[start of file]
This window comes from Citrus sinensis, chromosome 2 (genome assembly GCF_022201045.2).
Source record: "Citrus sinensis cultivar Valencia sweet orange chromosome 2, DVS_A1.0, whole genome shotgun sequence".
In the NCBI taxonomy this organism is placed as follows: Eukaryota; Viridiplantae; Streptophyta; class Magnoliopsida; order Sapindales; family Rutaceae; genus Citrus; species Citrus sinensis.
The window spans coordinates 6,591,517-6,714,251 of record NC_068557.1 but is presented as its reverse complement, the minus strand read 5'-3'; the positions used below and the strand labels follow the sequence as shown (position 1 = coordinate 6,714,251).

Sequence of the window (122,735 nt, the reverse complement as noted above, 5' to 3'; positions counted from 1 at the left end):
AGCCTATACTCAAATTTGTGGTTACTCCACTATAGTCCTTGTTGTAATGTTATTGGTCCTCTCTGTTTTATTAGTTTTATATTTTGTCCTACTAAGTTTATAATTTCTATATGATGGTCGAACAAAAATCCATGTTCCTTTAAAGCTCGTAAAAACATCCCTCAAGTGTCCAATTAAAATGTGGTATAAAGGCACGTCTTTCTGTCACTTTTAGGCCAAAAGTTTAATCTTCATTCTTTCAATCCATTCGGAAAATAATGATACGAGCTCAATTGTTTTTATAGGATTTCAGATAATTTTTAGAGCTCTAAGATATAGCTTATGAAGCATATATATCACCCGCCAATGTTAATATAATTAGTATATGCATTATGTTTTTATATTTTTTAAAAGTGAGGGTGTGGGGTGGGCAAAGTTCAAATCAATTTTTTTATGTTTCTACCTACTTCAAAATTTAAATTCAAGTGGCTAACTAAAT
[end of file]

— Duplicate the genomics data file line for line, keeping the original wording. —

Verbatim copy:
This window comes from Citrus sinensis, chromosome 2 (genome assembly GCF_022201045.2).
Source record: "Citrus sinensis cultivar Valencia sweet orange chromosome 2, DVS_A1.0, whole genome shotgun sequence".
In the NCBI taxonomy this organism is placed as follows: Eukaryota; Viridiplantae; Streptophyta; class Magnoliopsida; order Sapindales; family Rutaceae; genus Citrus; species Citrus sinensis.
The window spans coordinates 6,591,517-6,714,251 of record NC_068557.1 but is presented as its reverse complement, the minus strand read 5'-3'; the positions used below and the strand labels follow the sequence as shown (position 1 = coordinate 6,714,251).

Sequence of the window (122,735 nt, the reverse complement as noted above, 5' to 3'; positions counted from 1 at the left end):
AGCCTATACTCAAATTTGTGGTTACTCCACTATAGTCCTTGTTGTAATGTTATTGGTCCTCTCTGTTTTATTAGTTTTATATTTTGTCCTACTAAGTTTATAATTTCTATATGATGGTCGAACAAAAATCCATGTTCCTTTAAAGCTCGTAAAAACATCCCTCAAGTGTCCAATTAAAATGTGGTATAAAGGCACGTCTTTCTGTCACTTTTAGGCCAAAAGTTTAATCTTCATTCTTTCAATCCATTCGGAAAATAATGATACGAGCTCAATTGTTTTTATAGGATTTCAGATAATTTTTAGAGCTCTAAGATATAGCTTATGAAGCATATATATCACCCGCCAATGTTAATATAATTAGTATATGCATTATGTTTTTATATTTTTTAAAAGTGAGGGTGTGGGGTGGGCAAAGTTCAAATCAATTTTTTTATGTTTCTACCTACTTCAAAATTTAAATTCAAGTGGCTAACTAAAT